Kevin Colbert, Mike Tomlin and the rest of the Pittsburgh Steelers brass had to be celebrating when their pick came up at No. 17 and Georgia linebacker Jarvis Jones was still on the board.
Jones was the logical pick for the Steelers and likely the guy they targeted all along.
But now the celebration of drafting Jones is over and it’s time to take a look at exactly he will impact the Steelers roster, not only this season, but for years to come.
What they getting in Jones is a versatile player who’s seen almost every type of offense imaginable. He started his college career in the high-flying Pac-12 at USC before transferring to Georgia and the SEC.
After redshirting in 2010, Jones finally got on the field for Georgia in 2011 and started in every game he played in after that. The 6’3″ linebacker was named an All-American in 2011 and 2012, along with being named a Butkus Award finalist in both years.
The impressive part of his resume is that Jones came up big in big games. The two biggest games of his career both came against Florida. In 2011, Jones tallied a career-high four sacks in a 24-20 Bulldog win over the Gators. Jones followed up his 2011 performance last season with a career-high 13 tackles and three sacks in Georgia’s 17-9 October win over then-No. 3 Florida.
Oh, but he just didn’t perform well in big games, Jones ate up every team he saw.
In 2011 he quickly established himself as one of the nation’s best collegiate pass rushers amassing 70 total tackles, 19.5 tackles for loss, 13.5 sacks and two forced fumbles. In 2012 he was even better, recording 85 tackles, 24.5 TFL, 14.5 sacks, one INT and seven forced fumbles despite missing two games with minor injuries.
He not only put up those numbers but did so against the best competition in college football.
When analyzing Jones before the draft, I called him an “elite playmaker off the edge” who is “athletic enough to drop back into coverage.” I still feel that’s the best description and its fortunate for the Steelers because they need elite playmakers on the defensive side of the ball right now.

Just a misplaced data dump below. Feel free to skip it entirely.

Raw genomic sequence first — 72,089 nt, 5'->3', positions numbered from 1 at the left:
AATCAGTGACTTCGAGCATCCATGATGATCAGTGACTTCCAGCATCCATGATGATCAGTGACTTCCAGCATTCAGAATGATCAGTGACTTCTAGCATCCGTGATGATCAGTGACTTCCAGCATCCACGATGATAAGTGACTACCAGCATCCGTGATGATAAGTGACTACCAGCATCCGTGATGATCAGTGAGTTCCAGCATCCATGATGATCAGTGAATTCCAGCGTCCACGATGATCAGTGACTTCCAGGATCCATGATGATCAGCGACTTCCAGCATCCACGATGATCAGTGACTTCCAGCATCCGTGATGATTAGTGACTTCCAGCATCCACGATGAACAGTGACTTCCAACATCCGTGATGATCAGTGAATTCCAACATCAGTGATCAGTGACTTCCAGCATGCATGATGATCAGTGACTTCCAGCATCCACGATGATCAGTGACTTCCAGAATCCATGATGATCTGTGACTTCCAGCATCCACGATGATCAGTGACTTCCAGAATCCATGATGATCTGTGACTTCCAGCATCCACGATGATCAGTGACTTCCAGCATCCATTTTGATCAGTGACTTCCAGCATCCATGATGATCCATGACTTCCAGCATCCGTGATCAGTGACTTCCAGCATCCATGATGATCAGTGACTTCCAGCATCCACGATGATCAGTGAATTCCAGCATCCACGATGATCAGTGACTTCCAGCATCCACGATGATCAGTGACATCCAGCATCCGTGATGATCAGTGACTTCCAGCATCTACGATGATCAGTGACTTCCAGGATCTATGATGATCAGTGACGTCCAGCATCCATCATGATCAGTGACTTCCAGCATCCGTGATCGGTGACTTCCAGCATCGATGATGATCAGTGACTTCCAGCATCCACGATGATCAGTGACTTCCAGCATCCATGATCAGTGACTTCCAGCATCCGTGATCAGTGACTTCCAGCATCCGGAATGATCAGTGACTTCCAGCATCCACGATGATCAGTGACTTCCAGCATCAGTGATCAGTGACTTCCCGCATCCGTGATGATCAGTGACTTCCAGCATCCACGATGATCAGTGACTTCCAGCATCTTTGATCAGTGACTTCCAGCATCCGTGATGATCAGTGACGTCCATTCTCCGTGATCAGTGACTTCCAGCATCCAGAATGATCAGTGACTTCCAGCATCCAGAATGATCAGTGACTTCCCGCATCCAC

But how does Jones fit in Pittsburgh?
Basically Jones is a perfect fit for the Steelers’ defensive 3-4 scheme and philosophy. Sure he has some risks associated with him. One would be his lack of explosive athleticism as he didn’t perform well when working out for NFL teams. Another is his medical history, as even though he was medically cleared, being diagnosed with spinal stenosis has to be a concern.
But despite the concerns, he has the film to impress and I feel that’s more important. Jones was a highly-productive collegiate player who can step in immediately as a starting outside linebacker, and help add a much-needed spark to the team’s pass rush.
Jones will have to compete with Jason Worilds to replace James Harrison in the starting lineup, but Worilds hasn’t shown enough to give you the confidence that he can be productive for 16 games, so I would expect Jones to be given every opportunity to win the job.
His skill set compares favorably to Harrison—while he does not have ideal size or speed for the position, he is an instinctive pass-rusher who uses his hands well around the edge, has a high motor, and has a knack for hitting hard and forcing fumbles.
The Steelers have had good success with shorter outside linebackers before in Harrison and LaMarr Woodley coming off the edge, but Jones may be more talented than either of them. He can be a three-down player for the Steelers, and while getting to the quarterback is what he is known for, Jones is also very good at making stops in the backfield on run defense.
Given his lack of explosive athleticism, Jones is unlikely to match his insane production as a pass-rusher that he had at Georgia (44 tackles for loss, 28 sacks in past two seasons). That being said, he should have a long NFL career and complement Woodley very nicely if he can stay healthy, which has been a concern for him.
Last year, the Steelers were tied for 15th in the league with only 37 sacks, so Jones should help in that department.
They needed to add a spark to their pass rush this offseason, especially after releasing Harrison. If I had to put a number on it, Jones should be good for somewhere between six and 10 sacks as a rookie.
Finally there is the character factor and Jones is thought of as a guy with high-character.
ESPN’s Jon Gruden commented during the draft that if you were ranking character on a 1-10 scale that Jones would be a 15. That’s good news for the Steelers as he should fit in the locker room very nicely.
Jones is great value in the second half of Round 1, and could be viewed the steal of the first round. It was a perfect match between him and the Steelers.
I mentioned yesterday that Colbert needed to hit with all eight of the Steelers draft picks.
He’s off to a good start as he hit a home run in Round 1.